CMC also said that Dr. Irish had a brief foray in politics, “unsuccessfully contesting the 1983 general election (in Montserrat) for a seat in the legislative council.”
In July 2015, the Brooklyn-based Progressive Democrats Political Association (PDPA), headed by former New York City Council Member, Jamaican-born Dr. Una S. T. Clarke, bestowed Father’s Day honor on Dr. Irish, among other honorees.
“Today is a day to have them (honorees) smell the roses while their noses are still working,” said US Congresswoman Yvette D. Clarke, a PDPA executive member, in jest, in addressing the ceremony.
Dr. Irish served as spiritual/Presiding Elder of various ministries in the Bronx – Spiritual Awakening Ministries, Come World Ministries, Come Bible Institute, Zion Pentecostal Faith Center, and Mount Calvary United C.O.G.I.C.; Soul Harvest International Ministries in Long Island; and Beulah Pilgrim Holiness Church in Boston.
He was head of an education task force that was responsible for coordinating activities of a group of psychologists, educators, administrators and parents involved in developing policy issues and programs related to the advancement of Caribbean students in New York City public schools.
This involved Multicultural, Bilingual and Special Education issues; curriculum development; research, evaluation and assessment; parent involvement; counseling; placement and adjustment concerns, among others.
Additionally, he was a consultant on Multicultural Education to New York City Board of Education and New York State Education Department.
Dr. Irish was a Doctoral Dissertation Committee Member, St John’s University, NY (Linguistics), and Boston University, Mass. (Education); and Doctoral Supervisor, Logos Christian University, Jacksonville, FL. (Christian Ministry).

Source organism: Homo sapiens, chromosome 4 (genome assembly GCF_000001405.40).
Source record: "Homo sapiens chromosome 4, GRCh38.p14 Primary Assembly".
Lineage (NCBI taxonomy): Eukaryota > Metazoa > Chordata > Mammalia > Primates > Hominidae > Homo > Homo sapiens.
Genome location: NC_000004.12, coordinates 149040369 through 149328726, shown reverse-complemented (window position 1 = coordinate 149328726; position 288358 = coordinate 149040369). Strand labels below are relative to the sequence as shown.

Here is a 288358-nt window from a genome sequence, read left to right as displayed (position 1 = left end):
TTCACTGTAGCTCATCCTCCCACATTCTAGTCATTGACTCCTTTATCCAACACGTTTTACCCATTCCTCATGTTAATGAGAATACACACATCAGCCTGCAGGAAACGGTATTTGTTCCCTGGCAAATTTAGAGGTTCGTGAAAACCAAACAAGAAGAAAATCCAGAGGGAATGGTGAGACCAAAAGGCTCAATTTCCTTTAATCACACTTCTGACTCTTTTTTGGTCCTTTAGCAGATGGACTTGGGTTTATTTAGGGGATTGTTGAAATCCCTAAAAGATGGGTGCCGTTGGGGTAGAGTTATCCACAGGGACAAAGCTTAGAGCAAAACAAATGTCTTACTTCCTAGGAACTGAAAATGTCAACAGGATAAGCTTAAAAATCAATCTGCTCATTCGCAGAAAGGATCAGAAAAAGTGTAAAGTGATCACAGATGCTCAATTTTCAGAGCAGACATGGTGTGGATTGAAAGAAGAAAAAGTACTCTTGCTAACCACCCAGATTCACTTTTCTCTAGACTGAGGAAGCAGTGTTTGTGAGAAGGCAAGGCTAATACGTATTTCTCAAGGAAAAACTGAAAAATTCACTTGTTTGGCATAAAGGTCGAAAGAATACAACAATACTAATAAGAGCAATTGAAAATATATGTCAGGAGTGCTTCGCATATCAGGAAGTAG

A very sought-after speaker and preacher, Dr. Irish conducted weekly community outreach programs in the Bronx through the church ministry.
In addition, he conducted International Community Sustainable Economic Development programs across the Caribbean Basin and Central America in collaboration with Dr. Waldaba Stewart, a Panama-born professor at Medgar Evers College, and the international team of the Universidad Popular de Las Americas.
On Mar. 3, 2014, on learning that the Montserrat Government was bestowing the Order of Excellence on Dr. Irish, for his outstanding work in education and cultural awareness, as well as his leadership in education on labor relations and political development, CUNY said that Irish was “a respected member of MEC (Medgar Evers College) faculty for decades.”
At the time, CUNY said the honor was “awarded to only seven living nationals who provide transformative and excellent scholarship and service in different categories.
“Medgar Evers College would like to extend a heartfelt bravo to Dr. Irish for representing MEC with such dedication,” the CUNY statement said. “He has been awarded with the Medgar Evers College Excellence in Teaching Award as well.”
Last week, Dr. Maria DeLongoria, interim executive director of the Caribbean Research Center and acting chair of the Department of Social & Behavioral Science at Medgar Evers College, said in a statement: “By now, most have heard of the transition of our father, brother, mentor and friend, Dr. George Irish.
“I have been working on writing something on behalf of his beloved Caribbean Research Center [at Medgar Evers College] since I heard,” she said. “However, it has been extremely difficult to explain the global, social, cultural and intellectual impact George has had on the world. So, I have decided not to at this time.
“Instead, I will simply say to George that we love you; we respect you; we honor you; we thank you; and we miss you,” Dr. DeLongoria added. “You have given so much to so many, and we will keep your spirit alive by continuing to give to others in the same vein.”